Two Poems | Clara Bush Vadala
The mice we use are ethical, they come
from frozen reptile food. We warm them up
by rubbing abdomens between our palms
until the limbs resign to let us sculpt
their disembodied joints with wire. Now,
we offer crucifixion in reverse,
we splay their palms and pierce them. We allow
their empty skins to flail like flags. We curse
the moisture weeping out of every mouse.
We spread detergent like a salve, it dries
us out. Our teacher tells us all about
the dos and donts while sewing up their spines—
how freezing twice destroys a rodent’s pelt:
the hair that keeps them looking live, falls out.
Sonnet for the Many-Named Louse:
Papillon d’amour, Pthirus pubis, The Pubic Louse
Why do you think this louse would want to live?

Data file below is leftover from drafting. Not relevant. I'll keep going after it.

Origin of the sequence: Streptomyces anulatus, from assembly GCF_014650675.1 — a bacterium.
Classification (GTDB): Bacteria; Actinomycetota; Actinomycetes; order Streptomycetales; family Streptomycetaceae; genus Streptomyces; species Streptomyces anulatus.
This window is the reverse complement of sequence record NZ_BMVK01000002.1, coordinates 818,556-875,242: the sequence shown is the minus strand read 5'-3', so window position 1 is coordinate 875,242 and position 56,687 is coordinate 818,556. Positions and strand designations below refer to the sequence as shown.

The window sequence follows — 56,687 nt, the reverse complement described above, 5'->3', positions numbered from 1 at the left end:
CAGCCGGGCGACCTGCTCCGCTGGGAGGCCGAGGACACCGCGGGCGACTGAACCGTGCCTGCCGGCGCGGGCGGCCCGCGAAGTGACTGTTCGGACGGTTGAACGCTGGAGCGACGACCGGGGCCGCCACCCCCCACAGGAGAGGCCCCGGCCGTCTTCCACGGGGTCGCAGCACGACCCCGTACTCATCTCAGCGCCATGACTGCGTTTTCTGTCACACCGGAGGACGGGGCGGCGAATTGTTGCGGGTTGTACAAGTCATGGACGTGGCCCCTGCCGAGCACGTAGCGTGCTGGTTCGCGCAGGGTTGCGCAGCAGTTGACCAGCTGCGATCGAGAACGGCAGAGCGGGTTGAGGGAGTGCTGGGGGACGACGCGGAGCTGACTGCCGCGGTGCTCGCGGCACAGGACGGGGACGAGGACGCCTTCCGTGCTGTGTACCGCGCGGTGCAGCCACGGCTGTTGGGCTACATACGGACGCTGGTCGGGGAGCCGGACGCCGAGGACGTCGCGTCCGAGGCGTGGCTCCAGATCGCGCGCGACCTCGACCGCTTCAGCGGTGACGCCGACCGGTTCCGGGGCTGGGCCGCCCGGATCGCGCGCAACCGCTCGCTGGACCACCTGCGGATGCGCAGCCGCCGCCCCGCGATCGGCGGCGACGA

—this lazy flightless buzzard sucking skin
for pleasure (creeping, crevice-finding itch).
It crawls a nest in coarse-haired places. Then,
in folds of flesh, it burrows claws, fat head,
dull teeth until it must not breathe a breath
of air unless it’s dander filled, or dead
integument. This hungry ick will spread.
Its eggs, like glue, create another bug
of short and ugly build. Relationships,
it relishes. It shares itself, a drug
of lust. Unpeeled, this louse’s crusted lips
might wheeze: it lives for this: the product of
desire, crab louse, Butterfly of Love.
Clara Bush Vadala is a poet and veterinarian in Celina, TX. Her work has appeared or is forthcoming in Thimble Literary Magazine, SWWIM, and 3Elements Review. She has written two collections of poems—Prairie Smoke (2017) and Beast Invites Me In (forthcoming 2020), which are available from Finishing Line Press.
Facebook: Clara Bush Vadala